By Edouard Aldahdah
Posted on September 27th, 2014 in Bahrain
The stud of Sheykh Muhammad B. Salman Aal Khalifah in Bahrain includes representatives of an Arabian horse strain by the name of “Saidan”, of which one representative is the stallion pictured below, Saidan Gharib (photo from the 1998 WAHO Convention in Bahrain).
While the strain sounds very similar to the strain of Saadan (as in Saadan Tuqan, the strain of, among others, the mare Francolin imported by the Blunts) they are not the same, and are not written in the same way in Arabic.
It seems that the Bahraini “Saidan” strain gots its name from the ruling family of Oman, the Aal Said. Here is a quote from the Bahraini studbook volume 1:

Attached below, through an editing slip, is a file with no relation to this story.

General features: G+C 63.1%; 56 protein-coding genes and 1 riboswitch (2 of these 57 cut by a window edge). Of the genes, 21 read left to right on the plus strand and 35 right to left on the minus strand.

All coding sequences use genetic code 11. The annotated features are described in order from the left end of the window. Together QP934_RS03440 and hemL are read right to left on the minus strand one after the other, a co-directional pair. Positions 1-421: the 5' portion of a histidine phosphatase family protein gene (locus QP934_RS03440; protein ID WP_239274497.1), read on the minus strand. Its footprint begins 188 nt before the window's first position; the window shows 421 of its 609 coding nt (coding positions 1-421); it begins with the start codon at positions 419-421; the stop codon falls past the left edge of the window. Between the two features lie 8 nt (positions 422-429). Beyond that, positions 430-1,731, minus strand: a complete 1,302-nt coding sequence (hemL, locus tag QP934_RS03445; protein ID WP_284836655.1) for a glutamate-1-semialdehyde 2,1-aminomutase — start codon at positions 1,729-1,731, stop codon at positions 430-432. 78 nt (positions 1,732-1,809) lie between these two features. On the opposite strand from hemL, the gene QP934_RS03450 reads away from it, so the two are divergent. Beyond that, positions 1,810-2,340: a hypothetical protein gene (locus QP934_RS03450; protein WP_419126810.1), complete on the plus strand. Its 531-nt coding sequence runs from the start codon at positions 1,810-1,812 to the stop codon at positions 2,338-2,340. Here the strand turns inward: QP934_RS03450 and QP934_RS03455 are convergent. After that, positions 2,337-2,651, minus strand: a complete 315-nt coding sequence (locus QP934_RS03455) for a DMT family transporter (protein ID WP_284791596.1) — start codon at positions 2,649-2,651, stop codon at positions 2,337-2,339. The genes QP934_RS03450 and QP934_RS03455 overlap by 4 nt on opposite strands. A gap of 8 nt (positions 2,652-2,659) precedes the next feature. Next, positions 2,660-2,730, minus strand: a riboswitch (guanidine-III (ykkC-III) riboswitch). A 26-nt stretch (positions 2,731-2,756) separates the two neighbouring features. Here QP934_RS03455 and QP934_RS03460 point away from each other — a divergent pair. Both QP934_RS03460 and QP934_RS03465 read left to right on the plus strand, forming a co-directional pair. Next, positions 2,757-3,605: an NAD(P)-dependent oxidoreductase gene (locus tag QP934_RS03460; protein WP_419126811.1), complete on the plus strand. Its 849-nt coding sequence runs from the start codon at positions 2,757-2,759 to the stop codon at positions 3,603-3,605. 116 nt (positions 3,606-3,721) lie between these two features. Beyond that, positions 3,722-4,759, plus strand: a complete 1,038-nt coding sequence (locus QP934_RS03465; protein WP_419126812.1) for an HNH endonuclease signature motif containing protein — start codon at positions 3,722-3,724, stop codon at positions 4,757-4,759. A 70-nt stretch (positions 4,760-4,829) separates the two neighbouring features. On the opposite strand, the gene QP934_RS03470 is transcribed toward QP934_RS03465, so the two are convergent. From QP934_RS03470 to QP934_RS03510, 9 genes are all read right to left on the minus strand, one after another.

“The Kuheilah Sai’da strain is a family of horse peculiar to Bahrain. The oft told story of how the name came about is still repeated in gatherings when men discuss horses of old and their merits. In the early 19th century the Al-Khalifas had to repel many invaders to ascertain their supremacy in Bahrain. In the year 1816, in one of the attempts to overtake the islands by the forces of the Sultan of Muscat, Said bin Sultan, a big battle was fought on the shores of Bahrain. When the Muscati fleet was sighted approaching on the Eastern coast, horsemen were gathered and positioned awaiting their landing. Although the Muscat forces were greatly superior in numbers and fought fiercely, the shallow water on the shore was to the advantage of the Al-Khalifa horsemen, who were victorious. The remaining of the routed enemy took to their ships and left the shores of Bahrain. When the victorious horsemen returned to their home camp, a Kuheilah mare gave birth to a filly foal. To commemorate the glorious battle and defeat of Said bin Sultan, the filly was named Sa’ida. The Sa’ida at Shaikh Mohammed’s stud are descendants of this mare.”